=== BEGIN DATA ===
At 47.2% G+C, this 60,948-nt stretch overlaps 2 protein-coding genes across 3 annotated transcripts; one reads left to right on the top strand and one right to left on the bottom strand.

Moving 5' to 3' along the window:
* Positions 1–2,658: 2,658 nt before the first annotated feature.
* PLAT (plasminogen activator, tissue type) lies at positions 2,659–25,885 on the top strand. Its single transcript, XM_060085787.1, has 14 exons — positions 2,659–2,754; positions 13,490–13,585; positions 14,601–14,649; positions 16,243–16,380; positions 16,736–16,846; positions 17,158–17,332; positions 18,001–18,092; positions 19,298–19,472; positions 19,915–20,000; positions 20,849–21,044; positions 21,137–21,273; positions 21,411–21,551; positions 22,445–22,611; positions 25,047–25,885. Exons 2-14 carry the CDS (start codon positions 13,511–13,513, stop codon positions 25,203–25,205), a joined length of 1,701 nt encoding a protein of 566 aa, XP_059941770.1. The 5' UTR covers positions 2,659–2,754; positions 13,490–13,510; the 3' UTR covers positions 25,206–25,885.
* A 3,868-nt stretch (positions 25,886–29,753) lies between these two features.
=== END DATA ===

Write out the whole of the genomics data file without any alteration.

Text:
At 47.2% G+C, this 60,948-nt stretch overlaps 2 protein-coding genes across 3 annotated transcripts; one reads left to right on the top strand and one right to left on the bottom strand.

Moving 5' to 3' along the window:
* Positions 1–2,658: 2,658 nt before the first annotated feature.
* PLAT (plasminogen activator, tissue type) lies at positions 2,659–25,885 on the top strand. Its single transcript, XM_060085787.1, has 14 exons — positions 2,659–2,754; positions 13,490–13,585; positions 14,601–14,649; positions 16,243–16,380; positions 16,736–16,846; positions 17,158–17,332; positions 18,001–18,092; positions 19,298–19,472; positions 19,915–20,000; positions 20,849–21,044; positions 21,137–21,273; positions 21,411–21,551; positions 22,445–22,611; positions 25,047–25,885. Exons 2-14 carry the CDS (start codon positions 13,511–13,513, stop codon positions 25,203–25,205), a joined length of 1,701 nt encoding a protein of 566 aa, XP_059941770.1. The 5' UTR covers positions 2,659–2,754; positions 13,490–13,510; the 3' UTR covers positions 25,206–25,885.
* A 3,868-nt stretch (positions 25,886–29,753) lies between these two features.